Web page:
Turn your refrigerator and freezer to their coldest setting and open only when necessary. This will keep your food colder longer if you should lose power. You should keep thermometers in your refrigerator and freezer to monitor the temperature inside them.

What Should I Do After the Hurricane is Over?

Get updates and instructions from local officials.

Check in with family and friends. Texting is best, followed by using social media.

Wait until the authorities tell you it’s safe to return home. The death toll for Hurricane Katrina was as large as it was, in part, because many people did not follow instructions from the authorities.

Look out for debris and downed power lines.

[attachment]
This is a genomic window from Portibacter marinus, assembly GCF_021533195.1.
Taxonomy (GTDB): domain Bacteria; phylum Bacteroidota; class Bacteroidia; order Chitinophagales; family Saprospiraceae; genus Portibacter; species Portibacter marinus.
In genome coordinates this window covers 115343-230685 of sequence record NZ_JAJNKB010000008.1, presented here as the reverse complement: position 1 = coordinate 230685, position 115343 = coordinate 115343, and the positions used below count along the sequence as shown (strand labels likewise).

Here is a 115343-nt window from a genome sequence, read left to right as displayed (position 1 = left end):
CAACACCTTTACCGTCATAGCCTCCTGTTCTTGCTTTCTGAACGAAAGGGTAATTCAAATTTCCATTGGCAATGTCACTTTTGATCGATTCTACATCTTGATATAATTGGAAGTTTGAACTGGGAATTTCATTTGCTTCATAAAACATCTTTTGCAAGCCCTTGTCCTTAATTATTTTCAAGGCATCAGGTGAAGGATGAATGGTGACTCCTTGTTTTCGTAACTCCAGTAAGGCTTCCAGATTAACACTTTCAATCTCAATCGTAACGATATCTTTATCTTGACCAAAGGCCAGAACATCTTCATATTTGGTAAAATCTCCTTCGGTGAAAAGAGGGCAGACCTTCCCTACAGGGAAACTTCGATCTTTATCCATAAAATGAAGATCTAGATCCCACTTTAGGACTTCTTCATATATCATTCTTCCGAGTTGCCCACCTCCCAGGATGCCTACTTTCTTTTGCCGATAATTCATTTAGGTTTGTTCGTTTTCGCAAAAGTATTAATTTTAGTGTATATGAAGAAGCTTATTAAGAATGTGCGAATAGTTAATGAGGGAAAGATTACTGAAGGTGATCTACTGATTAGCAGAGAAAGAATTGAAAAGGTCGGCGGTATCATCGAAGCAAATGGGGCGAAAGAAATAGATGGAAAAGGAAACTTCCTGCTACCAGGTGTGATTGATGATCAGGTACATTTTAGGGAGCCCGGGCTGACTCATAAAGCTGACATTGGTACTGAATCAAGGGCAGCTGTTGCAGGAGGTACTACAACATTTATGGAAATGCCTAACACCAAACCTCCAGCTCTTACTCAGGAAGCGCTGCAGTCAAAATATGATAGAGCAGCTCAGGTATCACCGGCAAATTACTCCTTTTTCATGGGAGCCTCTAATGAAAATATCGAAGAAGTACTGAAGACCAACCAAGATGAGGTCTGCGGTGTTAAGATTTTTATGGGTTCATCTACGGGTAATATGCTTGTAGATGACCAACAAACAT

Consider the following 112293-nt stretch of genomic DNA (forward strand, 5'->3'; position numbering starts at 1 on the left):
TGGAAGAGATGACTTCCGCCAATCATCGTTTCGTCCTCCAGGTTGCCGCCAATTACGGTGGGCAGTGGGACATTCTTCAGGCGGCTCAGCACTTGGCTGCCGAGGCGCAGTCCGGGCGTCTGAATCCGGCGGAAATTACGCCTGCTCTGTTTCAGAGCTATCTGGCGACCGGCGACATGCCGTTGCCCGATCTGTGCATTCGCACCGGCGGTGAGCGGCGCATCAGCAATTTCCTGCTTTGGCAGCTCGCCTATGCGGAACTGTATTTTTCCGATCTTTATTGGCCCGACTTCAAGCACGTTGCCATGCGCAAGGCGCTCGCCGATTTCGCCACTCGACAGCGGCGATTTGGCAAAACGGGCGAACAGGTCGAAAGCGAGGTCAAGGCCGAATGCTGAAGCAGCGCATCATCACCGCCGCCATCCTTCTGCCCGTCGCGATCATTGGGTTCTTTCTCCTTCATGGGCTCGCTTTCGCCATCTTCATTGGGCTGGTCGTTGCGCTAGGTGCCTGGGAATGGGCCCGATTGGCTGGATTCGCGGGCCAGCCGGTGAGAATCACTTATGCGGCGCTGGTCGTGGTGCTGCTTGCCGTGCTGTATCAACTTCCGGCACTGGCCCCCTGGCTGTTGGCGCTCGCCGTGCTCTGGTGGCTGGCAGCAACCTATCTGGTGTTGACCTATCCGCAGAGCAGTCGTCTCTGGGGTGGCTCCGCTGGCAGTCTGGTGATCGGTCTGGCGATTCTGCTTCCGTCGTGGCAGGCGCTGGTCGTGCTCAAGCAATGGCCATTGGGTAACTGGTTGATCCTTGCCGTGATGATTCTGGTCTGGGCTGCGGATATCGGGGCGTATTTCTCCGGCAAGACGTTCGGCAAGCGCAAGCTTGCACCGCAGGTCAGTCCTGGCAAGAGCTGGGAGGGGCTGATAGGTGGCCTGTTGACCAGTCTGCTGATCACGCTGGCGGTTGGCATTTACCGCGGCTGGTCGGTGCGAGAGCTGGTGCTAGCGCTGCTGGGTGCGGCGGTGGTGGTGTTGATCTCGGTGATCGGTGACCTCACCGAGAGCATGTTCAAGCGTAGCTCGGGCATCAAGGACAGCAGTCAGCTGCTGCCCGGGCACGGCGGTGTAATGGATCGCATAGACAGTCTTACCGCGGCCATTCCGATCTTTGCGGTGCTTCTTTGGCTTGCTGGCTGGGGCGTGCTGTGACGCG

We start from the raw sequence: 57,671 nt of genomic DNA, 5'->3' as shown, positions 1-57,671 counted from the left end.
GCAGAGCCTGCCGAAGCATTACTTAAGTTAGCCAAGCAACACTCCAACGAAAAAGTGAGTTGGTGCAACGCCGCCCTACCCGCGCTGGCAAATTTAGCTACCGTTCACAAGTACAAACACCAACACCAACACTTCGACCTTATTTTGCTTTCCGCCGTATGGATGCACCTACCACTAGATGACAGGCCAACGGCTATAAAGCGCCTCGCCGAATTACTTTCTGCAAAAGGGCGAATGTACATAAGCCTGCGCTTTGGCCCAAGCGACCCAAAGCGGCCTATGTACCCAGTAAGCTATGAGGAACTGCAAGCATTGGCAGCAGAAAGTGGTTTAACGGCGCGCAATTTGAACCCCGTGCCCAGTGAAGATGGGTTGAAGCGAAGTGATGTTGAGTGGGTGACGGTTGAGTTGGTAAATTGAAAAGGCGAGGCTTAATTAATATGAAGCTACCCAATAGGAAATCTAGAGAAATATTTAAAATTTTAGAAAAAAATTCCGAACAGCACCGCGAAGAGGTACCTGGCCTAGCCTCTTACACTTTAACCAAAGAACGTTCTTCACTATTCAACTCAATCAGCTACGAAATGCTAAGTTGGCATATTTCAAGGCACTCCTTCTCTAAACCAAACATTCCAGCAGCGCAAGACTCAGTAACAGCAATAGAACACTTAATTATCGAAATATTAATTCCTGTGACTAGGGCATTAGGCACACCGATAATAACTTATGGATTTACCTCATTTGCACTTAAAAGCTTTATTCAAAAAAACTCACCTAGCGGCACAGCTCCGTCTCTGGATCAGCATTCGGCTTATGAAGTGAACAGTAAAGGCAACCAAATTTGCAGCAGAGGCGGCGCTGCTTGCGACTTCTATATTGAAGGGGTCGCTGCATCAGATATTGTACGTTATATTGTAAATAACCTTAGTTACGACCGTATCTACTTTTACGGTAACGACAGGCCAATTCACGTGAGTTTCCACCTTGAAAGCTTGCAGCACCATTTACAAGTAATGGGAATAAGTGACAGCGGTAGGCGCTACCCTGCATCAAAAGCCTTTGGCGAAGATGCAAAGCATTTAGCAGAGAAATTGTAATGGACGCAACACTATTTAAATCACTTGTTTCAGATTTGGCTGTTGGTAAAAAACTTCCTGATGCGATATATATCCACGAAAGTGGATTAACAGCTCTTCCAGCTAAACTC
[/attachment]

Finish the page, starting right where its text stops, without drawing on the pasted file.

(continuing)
Avoid walking or driving through flood waters. The water may conceal downed power lines, and water deeper than 6 inches can knock you down. Fast-moving water can sweep your car away.

Document any damage for your insurer. Support any written statements with photographs where possible.

Make temporary repairs to prevent further damage, such as putting a tarp over your damaged roof.

Resources and References

Hurricane formation

Weather alerts

National Weather Service active weather alert map:

Weather Underground:

Levee safety

Levee safety:

Flood insurance resources

National Flood Insurance Program (

Understanding the cost of flooding:

The FEMA Flood Map Service Center:,

How to read flood maps:,

Government disaster programs (FEMA)

State Directory of CERT (Community Emergency Response Teams) Programs:

Disaster Emergency Communications:

Preparing for the hurricane and after:

Equipment and training

The American Red Cross Store:

Finding Your Local American Red Cross Chapter:

Emergency communications

FEMA Family Communications Plan:

The American Red Cross Safe and Well Registry:

Leave a Reply

Your email address will not be published. Required fields are marked *